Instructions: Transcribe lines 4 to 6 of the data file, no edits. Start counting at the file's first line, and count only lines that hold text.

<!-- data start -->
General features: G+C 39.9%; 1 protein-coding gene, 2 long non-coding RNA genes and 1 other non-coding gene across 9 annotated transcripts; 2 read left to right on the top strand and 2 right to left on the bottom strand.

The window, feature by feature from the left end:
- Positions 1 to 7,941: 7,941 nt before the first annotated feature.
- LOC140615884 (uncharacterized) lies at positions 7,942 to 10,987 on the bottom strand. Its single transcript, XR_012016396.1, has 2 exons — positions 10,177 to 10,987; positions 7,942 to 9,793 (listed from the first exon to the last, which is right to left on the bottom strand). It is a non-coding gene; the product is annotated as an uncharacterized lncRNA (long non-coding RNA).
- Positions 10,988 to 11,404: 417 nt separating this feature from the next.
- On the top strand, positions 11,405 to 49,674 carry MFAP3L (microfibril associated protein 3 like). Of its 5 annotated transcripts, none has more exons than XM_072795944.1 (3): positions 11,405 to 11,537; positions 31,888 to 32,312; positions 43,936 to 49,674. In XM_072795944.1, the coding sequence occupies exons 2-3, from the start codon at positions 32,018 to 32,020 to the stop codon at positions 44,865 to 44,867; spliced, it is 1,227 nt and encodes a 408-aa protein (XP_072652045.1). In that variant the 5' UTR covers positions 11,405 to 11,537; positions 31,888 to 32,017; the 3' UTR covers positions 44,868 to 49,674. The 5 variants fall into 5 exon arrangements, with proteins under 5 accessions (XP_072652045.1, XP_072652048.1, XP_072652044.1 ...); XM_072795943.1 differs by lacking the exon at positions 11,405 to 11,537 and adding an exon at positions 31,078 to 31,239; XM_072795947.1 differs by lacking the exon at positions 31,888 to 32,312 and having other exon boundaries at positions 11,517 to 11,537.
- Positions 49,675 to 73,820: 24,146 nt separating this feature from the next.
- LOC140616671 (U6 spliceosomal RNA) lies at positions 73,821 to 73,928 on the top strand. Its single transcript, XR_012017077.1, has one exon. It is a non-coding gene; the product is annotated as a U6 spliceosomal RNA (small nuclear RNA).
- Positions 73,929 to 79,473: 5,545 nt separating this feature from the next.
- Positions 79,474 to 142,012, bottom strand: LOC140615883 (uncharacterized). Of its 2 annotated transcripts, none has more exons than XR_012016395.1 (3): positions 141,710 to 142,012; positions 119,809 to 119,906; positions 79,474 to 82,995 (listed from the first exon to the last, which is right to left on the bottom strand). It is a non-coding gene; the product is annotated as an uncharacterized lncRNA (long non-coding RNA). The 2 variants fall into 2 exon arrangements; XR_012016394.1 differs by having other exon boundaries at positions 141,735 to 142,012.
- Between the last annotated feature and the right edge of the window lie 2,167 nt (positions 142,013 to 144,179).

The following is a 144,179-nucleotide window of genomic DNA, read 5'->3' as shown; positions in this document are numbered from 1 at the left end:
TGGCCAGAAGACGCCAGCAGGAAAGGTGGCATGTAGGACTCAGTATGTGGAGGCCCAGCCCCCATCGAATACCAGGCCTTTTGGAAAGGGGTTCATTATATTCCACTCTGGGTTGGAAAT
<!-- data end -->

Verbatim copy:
- LOC140615884 (uncharacterized) lies at positions 7,942 to 10,987 on the bottom strand. Its single transcript, XR_012016396.1, has 2 exons — positions 10,177 to 10,987; positions 7,942 to 9,793 (listed from the first exon to the last, which is right to left on the bottom strand). It is a non-coding gene; the product is annotated as an uncharacterized lncRNA (long non-coding RNA).
- Positions 10,988 to 11,404: 417 nt separating this feature from the next.
- On the top strand, positions 11,405 to 49,674 carry MFAP3L (microfibril associated protein 3 like). Of its 5 annotated transcripts, none has more exons than XM_072795944.1 (3): positions 11,405 to 11,537; positions 31,888 to 32,312; positions 43,936 to 49,674. In XM_072795944.1, the coding sequence occupies exons 2-3, from the start codon at positions 32,018 to 32,020 to the stop codon at positions 44,865 to 44,867; spliced, it is 1,227 nt and encodes a 408-aa protein (XP_072652045.1). In that variant the 5' UTR covers positions 11,405 to 11,537; positions 31,888 to 32,017; the 3' UTR covers positions 44,868 to 49,674. The 5 variants fall into 5 exon arrangements, with proteins under 5 accessions (XP_072652045.1, XP_072652048.1, XP_072652044.1 ...); XM_072795943.1 differs by lacking the exon at positions 11,405 to 11,537 and adding an exon at positions 31,078 to 31,239; XM_072795947.1 differs by lacking the exon at positions 31,888 to 32,312 and having other exon boundaries at positions 11,517 to 11,537.